posted on Oct, 31 2016 @ 07:05 AM
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a reply to: orionthehunter

"Eliminate the income max gap." Did you mean cap?

Increase the payroll tax by 1 % total spread out by .1% increase over ten years.



Index the full retirement age for longevity which reaches 67 in 2027. Basically the retirement age I believe goes up by a month every two years.

As for the later, is your solution basically that our kids will pay the taxes that we didn't and accept the benefit reductions that we wouldn't even discuss? You are talking about raising the retirement age of people who already face the full increase from the 1983 reform. I think we have gone to that well once already.



posted on Oct, 31 2016 @ 08:21 AM
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a reply to: olaru12

"Well, either Obama and Geithner are lying to us now, or they and all defenders of the Social Security status quo have been lying to us for decades. It must be one or the other."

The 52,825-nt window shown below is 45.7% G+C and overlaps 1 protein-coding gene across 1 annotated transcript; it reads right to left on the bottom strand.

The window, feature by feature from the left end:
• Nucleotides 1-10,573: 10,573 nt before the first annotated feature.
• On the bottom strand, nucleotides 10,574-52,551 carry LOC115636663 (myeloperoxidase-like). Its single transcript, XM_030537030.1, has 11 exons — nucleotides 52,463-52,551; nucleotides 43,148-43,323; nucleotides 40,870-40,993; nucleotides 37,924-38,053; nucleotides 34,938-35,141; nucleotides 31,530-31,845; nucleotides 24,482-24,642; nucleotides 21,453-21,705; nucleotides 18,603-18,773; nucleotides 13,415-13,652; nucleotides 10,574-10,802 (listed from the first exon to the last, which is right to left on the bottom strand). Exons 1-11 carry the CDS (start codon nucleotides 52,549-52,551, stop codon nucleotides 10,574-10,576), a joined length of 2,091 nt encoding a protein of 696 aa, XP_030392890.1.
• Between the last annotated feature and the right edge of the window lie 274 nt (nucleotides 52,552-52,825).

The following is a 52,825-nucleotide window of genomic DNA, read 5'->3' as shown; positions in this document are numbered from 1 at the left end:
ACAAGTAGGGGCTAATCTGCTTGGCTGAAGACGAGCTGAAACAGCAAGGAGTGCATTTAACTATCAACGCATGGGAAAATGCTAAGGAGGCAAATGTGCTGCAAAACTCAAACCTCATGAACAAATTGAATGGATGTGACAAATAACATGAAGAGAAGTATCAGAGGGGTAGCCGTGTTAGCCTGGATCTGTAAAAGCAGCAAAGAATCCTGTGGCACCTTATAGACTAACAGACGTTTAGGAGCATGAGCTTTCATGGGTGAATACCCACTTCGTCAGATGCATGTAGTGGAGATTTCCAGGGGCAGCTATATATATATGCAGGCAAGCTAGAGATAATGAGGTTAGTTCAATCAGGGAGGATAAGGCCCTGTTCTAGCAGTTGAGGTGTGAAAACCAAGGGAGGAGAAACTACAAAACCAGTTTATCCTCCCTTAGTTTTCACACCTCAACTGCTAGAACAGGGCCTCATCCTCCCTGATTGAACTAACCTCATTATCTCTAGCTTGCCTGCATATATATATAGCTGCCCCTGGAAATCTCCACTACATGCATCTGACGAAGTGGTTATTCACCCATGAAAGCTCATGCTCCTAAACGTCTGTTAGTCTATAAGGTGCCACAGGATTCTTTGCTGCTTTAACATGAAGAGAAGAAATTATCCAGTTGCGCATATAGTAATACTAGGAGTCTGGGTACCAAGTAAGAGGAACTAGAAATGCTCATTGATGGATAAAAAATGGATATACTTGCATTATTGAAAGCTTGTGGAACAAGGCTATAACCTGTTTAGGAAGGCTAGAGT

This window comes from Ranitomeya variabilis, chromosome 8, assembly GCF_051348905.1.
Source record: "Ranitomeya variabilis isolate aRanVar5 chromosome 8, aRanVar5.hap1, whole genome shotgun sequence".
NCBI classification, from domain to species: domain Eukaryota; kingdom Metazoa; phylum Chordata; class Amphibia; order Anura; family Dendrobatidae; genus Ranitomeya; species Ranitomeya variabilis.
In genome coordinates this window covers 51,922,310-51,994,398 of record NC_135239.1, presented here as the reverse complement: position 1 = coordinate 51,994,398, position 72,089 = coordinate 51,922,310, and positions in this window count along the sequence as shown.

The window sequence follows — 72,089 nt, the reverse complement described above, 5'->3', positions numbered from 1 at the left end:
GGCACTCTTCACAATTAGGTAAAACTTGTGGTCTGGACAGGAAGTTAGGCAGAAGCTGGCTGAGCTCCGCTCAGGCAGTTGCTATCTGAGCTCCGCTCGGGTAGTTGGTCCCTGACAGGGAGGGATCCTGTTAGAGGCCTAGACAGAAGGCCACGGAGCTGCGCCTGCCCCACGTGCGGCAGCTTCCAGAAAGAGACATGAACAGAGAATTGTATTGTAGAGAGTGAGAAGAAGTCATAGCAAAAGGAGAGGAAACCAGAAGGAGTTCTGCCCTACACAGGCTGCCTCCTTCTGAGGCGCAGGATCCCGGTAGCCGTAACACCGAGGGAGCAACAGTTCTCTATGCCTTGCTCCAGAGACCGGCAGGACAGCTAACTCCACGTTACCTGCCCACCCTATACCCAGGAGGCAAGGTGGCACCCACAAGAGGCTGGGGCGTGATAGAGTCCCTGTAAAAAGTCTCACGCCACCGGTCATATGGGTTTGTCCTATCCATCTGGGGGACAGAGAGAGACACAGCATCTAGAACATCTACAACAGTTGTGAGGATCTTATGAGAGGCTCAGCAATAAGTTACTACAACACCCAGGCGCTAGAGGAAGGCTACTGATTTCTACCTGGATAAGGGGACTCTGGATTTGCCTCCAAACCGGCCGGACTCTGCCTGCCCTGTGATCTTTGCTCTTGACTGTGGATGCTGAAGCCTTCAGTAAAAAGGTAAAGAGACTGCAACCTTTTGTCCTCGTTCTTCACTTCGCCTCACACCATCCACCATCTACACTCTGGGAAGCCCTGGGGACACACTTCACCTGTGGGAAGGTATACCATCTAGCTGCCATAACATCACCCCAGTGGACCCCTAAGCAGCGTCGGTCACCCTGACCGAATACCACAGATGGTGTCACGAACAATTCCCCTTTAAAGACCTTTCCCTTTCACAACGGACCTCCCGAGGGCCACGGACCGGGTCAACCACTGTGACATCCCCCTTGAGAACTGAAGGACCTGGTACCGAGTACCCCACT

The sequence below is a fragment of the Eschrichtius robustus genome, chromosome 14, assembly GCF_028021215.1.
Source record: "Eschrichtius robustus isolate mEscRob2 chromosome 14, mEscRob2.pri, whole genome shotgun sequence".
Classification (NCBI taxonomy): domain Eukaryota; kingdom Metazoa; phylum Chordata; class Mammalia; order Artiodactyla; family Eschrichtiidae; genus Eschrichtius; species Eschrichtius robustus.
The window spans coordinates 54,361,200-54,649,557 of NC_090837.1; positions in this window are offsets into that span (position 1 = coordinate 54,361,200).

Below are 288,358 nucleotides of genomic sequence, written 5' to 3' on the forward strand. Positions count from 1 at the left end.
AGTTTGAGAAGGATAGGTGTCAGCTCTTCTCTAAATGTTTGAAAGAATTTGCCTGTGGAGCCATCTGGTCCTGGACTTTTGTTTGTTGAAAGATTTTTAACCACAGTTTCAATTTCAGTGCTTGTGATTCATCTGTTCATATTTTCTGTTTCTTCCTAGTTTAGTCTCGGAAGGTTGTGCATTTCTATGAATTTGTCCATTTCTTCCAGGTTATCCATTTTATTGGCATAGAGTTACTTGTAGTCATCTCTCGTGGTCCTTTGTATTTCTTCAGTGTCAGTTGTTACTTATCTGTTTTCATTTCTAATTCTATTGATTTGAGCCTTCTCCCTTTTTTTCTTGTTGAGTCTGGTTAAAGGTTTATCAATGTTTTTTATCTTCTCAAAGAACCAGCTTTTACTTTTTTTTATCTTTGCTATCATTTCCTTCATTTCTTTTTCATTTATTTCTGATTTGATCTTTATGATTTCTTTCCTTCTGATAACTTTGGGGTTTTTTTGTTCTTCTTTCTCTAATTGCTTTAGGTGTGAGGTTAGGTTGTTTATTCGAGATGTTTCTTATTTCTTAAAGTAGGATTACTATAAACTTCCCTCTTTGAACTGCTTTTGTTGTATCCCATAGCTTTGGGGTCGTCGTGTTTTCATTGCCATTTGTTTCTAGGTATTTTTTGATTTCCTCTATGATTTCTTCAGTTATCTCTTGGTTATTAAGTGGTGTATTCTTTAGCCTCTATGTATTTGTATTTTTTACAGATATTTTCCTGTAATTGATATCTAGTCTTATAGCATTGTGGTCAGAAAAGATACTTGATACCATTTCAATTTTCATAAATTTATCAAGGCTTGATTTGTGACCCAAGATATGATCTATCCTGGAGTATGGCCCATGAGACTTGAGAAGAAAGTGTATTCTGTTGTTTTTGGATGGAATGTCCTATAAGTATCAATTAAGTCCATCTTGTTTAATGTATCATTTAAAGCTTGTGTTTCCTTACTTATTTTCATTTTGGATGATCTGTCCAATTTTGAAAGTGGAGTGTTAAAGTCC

Actually they can be lying both times. The writer's understanding of the mechanics of the system are wrong. He believes that benefits are paid out of the Trust Fund, when in fact they are paid by payroll taxes, with the Trust Fund as a backdrop. The rest of the story is based on Obama is telling us the truth that the checks might not go out. Might is a flexible word. The fact is that the government was able to refinance the debt held by the Trust Fund because refinancing doesn't change the level of debt, only the owner of it.



posted on Oct, 31 2016 @ 09:33 PM
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Thanks for all the comments. After reading these I remember now how our government has raided social security funds in the past and one of the first solutions is to separate social security from the rest of the budget so it isn't touched anymore and pass laws requiring it to be paid back to taxpayers or it really is just another tax.

Doing nothing is the worst choice in my opinion.

Unfortunately congress and the president really need to fix the whole budget and spending problem they have.

As far as these tax increases and benefit cuts, I am young enough to be affected as well but I prefer a small reduction over a 21% drop.